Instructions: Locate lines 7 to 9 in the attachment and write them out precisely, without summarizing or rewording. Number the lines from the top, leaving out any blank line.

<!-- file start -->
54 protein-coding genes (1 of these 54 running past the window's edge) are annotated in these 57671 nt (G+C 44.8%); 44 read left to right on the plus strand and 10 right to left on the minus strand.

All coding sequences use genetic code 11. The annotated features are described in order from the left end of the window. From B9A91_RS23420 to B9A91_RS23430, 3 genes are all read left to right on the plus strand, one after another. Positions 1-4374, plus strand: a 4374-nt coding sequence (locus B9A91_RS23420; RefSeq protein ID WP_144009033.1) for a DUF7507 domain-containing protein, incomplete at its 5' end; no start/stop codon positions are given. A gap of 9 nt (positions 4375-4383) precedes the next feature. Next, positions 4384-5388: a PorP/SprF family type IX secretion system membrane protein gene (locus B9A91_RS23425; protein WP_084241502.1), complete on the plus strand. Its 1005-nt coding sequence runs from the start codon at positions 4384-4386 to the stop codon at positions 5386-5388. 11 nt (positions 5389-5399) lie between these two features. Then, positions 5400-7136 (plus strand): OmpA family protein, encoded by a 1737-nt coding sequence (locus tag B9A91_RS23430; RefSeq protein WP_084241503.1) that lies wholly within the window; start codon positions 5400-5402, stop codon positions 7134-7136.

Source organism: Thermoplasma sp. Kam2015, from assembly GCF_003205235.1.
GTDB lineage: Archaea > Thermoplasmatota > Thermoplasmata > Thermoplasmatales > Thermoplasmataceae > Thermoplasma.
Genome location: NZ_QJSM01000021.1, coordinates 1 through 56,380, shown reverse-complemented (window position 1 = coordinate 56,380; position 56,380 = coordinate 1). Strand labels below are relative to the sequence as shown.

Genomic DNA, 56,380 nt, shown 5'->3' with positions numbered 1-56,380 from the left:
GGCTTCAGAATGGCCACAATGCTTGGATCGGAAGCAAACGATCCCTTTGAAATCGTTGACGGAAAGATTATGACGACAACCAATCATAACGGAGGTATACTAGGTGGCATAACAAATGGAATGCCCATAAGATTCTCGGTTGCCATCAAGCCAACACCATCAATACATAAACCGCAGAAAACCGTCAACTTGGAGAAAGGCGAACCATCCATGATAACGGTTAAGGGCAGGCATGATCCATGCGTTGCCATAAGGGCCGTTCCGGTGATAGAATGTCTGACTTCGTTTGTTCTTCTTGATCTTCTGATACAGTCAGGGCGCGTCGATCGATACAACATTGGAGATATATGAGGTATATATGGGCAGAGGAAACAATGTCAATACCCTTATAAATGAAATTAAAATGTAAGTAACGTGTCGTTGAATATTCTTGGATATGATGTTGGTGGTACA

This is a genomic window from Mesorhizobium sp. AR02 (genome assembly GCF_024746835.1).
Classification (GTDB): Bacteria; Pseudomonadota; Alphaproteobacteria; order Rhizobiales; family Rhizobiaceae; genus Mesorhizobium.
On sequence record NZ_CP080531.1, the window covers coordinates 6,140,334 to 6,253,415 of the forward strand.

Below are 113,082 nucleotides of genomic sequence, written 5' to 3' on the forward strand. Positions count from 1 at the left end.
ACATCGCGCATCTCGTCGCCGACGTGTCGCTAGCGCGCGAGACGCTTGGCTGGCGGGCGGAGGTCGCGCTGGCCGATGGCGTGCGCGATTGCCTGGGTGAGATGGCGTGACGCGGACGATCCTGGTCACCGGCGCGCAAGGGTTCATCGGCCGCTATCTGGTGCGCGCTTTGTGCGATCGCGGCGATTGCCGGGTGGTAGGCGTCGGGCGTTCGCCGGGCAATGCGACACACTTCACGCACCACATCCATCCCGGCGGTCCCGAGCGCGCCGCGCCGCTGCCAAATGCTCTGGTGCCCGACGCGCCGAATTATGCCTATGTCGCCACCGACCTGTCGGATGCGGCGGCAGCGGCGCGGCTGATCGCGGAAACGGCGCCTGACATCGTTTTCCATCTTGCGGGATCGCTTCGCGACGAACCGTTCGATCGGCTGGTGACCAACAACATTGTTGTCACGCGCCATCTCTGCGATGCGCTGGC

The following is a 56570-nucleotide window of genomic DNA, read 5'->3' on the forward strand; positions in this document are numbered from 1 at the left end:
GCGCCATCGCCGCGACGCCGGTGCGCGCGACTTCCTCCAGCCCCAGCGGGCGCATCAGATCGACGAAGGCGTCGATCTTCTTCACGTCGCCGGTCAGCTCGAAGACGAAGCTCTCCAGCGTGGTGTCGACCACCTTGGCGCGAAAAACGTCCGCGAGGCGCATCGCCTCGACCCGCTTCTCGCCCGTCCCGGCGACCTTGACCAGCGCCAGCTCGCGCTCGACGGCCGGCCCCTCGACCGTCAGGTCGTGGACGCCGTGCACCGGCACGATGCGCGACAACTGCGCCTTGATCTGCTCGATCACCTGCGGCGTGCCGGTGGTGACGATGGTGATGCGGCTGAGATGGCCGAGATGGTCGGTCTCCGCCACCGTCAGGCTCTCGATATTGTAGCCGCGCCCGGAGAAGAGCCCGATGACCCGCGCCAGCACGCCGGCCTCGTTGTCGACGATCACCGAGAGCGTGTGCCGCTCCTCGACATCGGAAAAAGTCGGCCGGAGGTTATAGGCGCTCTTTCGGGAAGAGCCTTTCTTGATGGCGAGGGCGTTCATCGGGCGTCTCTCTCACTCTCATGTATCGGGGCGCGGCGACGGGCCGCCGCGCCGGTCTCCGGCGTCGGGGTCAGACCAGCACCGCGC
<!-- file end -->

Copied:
GGCTTCAGAATGGCCACAATGCTTGGATCGGAAGCAAACGATCCCTTTGAAATCGTTGACGGAAAGATTATGACGACAACCAATCATAACGGAGGTATACTAGGTGGCATAACAAATGGAATGCCCATAAGATTCTCGGTTGCCATCAAGCCAACACCATCAATACATAAACCGCAGAAAACCGTCAACTTGGAGAAAGGCGAACCATCCATGATAACGGTTAAGGGCAGGCATGATCCATGCGTTGCCATAAGGGCCGTTCCGGTGATAGAATGTCTGACTTCGTTTGTTCTTCTTGATCTTCTGATACAGTCAGGGCGCGTCGATCGATACAACATTGGAGATATATGAGGTATATATGGGCAGAGGAAACAATGTCAATACCCTTATAAATGAAATTAAAATGTAAGTAACGTGTCGTTGAATATTCTTGGATATGATGTTGGTGGTACA

This is a genomic window from Mesorhizobium sp. AR02 (genome assembly GCF_024746835.1).
Classification (GTDB): Bacteria; Pseudomonadota; Alphaproteobacteria; order Rhizobiales; family Rhizobiaceae; genus Mesorhizobium.